“Suppliers in general are out to make a sale and they can put some really good people in front of you at the demo stage, but they tend to disappear later on. For this reason a contract should include named resources. We insisted that the key critical people should be named in the contract as being assigned to the implementation and if they were moved, it had to be by agreement. I’m pleased to say that the suppliers we were dealing with were ready to play ball on this.”
The university signed the contract with Technology One in October last year with a view to going live by July 2007. Harte says this was quite a short implementation period as the software would be running on a completely different platform. The university had conducted a separate hardware tender process, selecting IBM servers running Windows.
The university divided the implementation into two phases. Phase one, which went live at the beginning of July, included the core financial functions of general ledger, accounts payable and receivable, cash and project management and reporting. Phase Two, which is expected to be implemented towards the end of this year, will include procurement, budgeting, inventory, asset management and further reporting capability.
According to Harte the first phase of the implementation went relatively smoothly, thanks largely to the efforts of the mixed-discipline core project team. “The financial people understood the business, while the IT people worked on the background interfaces, the conversion of data and the hardware.”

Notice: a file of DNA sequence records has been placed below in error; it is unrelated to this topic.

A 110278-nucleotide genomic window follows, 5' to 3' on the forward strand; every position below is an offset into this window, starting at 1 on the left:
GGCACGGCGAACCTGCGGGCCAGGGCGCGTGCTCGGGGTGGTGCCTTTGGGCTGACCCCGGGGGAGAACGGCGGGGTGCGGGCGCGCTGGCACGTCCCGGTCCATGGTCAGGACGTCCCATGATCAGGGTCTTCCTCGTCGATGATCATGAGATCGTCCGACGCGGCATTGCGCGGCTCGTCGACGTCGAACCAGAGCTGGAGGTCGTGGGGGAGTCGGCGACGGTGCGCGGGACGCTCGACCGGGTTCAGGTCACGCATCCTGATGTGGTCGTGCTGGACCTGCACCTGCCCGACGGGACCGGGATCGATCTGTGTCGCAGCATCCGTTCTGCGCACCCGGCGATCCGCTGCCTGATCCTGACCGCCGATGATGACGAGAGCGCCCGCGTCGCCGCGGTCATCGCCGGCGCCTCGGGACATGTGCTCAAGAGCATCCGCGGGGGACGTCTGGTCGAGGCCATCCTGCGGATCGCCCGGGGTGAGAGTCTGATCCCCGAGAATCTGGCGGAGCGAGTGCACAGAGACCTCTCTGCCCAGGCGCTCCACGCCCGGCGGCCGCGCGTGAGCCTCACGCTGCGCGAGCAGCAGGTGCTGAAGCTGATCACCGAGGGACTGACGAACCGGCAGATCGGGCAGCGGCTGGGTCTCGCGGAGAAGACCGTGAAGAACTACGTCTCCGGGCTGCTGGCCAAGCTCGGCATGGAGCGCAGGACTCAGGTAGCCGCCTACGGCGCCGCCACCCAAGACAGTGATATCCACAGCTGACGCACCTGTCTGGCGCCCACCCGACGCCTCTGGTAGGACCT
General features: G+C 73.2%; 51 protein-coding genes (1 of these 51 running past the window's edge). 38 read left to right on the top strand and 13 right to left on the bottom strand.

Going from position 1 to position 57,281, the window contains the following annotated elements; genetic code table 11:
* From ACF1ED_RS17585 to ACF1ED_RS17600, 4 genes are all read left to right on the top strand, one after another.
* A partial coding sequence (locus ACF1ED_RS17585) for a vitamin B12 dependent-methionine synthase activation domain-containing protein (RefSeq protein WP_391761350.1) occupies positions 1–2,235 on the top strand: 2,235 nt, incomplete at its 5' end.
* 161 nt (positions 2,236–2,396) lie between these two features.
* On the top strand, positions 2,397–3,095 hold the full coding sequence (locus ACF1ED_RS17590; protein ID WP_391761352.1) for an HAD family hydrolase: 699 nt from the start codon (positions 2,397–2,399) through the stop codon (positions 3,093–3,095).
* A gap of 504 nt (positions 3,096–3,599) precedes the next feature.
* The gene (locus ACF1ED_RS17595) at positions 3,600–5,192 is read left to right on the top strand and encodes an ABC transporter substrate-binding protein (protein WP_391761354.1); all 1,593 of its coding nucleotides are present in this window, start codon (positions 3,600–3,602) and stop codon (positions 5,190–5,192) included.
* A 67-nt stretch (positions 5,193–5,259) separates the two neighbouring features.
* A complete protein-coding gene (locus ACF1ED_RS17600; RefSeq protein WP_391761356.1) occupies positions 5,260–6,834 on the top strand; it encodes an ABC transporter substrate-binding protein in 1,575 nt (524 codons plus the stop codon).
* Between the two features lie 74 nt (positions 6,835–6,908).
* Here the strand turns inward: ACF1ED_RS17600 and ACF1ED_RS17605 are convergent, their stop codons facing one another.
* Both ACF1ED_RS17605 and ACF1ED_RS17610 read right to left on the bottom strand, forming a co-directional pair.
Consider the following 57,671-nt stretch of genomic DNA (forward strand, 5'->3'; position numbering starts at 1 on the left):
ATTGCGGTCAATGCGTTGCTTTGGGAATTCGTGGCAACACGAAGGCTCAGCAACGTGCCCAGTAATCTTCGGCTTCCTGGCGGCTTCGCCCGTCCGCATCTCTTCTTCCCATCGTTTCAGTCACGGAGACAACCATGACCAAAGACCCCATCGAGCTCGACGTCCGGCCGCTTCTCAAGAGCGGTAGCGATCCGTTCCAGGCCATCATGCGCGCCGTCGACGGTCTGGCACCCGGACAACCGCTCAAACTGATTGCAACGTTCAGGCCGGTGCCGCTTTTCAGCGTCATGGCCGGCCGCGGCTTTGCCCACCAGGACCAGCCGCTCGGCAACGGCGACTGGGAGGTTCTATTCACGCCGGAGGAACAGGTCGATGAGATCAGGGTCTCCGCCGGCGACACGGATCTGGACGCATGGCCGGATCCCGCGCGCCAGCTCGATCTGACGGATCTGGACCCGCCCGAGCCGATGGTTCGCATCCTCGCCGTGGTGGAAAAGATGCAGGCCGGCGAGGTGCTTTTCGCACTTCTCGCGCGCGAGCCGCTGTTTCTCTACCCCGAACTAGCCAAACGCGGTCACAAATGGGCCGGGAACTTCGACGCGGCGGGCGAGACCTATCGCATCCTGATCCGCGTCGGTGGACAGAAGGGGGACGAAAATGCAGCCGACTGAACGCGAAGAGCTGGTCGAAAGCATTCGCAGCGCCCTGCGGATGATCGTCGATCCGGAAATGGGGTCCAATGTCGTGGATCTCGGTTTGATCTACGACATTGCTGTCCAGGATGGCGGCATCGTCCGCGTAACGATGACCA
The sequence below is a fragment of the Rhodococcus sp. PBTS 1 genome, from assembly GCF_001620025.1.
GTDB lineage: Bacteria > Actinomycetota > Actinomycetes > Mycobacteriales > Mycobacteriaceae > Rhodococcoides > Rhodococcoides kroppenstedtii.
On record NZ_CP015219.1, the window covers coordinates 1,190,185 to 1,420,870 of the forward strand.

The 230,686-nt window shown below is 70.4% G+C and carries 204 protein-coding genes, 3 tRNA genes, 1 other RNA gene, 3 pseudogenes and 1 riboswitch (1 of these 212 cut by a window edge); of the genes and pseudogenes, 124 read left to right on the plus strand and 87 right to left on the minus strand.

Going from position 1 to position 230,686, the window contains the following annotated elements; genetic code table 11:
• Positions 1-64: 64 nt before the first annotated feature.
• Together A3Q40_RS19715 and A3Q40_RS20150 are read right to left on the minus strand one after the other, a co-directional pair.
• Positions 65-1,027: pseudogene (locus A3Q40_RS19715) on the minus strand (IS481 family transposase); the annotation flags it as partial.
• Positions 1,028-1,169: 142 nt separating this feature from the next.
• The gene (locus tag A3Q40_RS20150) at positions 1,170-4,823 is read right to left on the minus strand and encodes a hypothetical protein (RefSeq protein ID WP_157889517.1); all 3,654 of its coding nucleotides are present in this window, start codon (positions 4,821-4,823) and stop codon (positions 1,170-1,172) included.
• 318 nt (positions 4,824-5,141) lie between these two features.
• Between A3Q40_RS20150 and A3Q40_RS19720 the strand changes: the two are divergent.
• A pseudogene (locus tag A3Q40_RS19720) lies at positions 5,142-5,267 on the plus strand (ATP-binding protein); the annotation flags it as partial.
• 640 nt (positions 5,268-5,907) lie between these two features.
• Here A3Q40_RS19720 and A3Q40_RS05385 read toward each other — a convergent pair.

Harte says the core team worked full-time on the project during the implementation phase, with their normal duties being covered by stand-in staff. Other personnel, from the academic branch for example, were also brought in on an ad hoc basis.
The university paid particular attention to change management and went as far as appointing a change manager to handle the wider effects on the organisation. For example, because the “feral” financial systems were being replaced by a central system this meant some finance staff roles would be changed.
“In an installation like this, most of the problems are around people rather than the application software,” says Harte.
The project team also included an external project manager who had a track record in implementing financial systems. “The decision to do that was worth its weight in gold,” says Harte. “He knew all the pitfalls and how to avoid them.”